Examples of Board Certification in Related Professions Medicine has a history of board certification dating from the early 20 th Century and the American Board of Medical Specialties has 24 affiliated specialty examining boards In 1999, the ABMS reported that 89% of licensed physicians were certified in one or more medical specialties (compared to less than 5% of psychologists in 2007)
Examples of Board Certification in Related Professions The National Board for Certified Counselors offers certification in mental health counseling, school counseling, and addictions counseling In 1998, Social Work board certification was established through the Office of Quality Assurance of NASW with certificates in case management; alcohol, tobacco, and other drugs; school social work; and advanced clinical practice
Specialty Certification in Psychology The American Board of Examiners in Professional Psychology was established in 1947 with the support of the American Psychological Association Three fields of certification were identified initially: Clinical Psychology Personnel–Industrial Psychology (no longer a board – but there is Organization and Business) Personnel–Educational Psychology (no longer a board – but there is School)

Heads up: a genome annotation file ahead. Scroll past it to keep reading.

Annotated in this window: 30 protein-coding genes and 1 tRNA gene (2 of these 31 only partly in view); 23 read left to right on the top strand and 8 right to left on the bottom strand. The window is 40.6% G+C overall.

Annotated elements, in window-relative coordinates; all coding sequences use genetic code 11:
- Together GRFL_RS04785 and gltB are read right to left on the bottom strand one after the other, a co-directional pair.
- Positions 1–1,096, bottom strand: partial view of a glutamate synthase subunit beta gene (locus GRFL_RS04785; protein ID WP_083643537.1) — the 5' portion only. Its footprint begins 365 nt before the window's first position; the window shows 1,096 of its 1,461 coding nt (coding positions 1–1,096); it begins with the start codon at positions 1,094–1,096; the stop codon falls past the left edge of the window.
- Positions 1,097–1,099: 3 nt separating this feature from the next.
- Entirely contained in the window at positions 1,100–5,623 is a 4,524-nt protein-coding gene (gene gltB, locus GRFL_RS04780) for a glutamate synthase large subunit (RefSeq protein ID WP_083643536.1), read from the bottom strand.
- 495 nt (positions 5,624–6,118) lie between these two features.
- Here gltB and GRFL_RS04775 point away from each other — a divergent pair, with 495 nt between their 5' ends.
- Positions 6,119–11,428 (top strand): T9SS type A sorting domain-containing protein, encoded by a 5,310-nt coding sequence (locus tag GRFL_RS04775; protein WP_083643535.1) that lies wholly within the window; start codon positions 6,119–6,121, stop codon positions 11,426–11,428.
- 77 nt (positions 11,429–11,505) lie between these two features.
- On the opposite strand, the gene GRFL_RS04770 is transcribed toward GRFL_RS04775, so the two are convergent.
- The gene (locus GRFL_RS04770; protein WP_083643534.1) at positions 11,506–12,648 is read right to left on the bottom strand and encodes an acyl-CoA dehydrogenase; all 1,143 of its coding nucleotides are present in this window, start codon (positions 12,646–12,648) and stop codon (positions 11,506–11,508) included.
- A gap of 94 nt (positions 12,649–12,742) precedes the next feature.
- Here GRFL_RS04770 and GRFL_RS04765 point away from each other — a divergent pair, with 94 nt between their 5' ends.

Specialty Certification in Psychology In 1968 the name was shortened to the American Board of Professional Psychology (ABPP), and School Psychology was recognized as a fourth specialty In 1984 and 1985, the American Boards of Clinical Neuropsychology and Forensic Psychology were accepted under an enlarging ABPP umbrella
Specialty Certification in Psychology ABPP expanded rapidly during the 1990s and into the 21 st Century with the recognition and affiliation of a number of different boards
Specialty Certification in Psychology ABPP Exists through its Board of Trustees as a unitary governing body coordinating the efforts of 13 affiliated specialty examining boards Assures the establishment, implementation, and maintenance of specialty standards and examinations by its member boards Serves the public needs by providing oversight certifying psychologists competent to deliver high quality services in various specialty areas of psychology
13 Recognized Specialties in ABPP, 2010 Clinical Child and Adolescent Clinical Clinical Health Clinical Neuropsychology Cognitive and Behavioral Counseling Couples and Family Forensic Group Organization and Business Psychoanalysis Rehabilitation School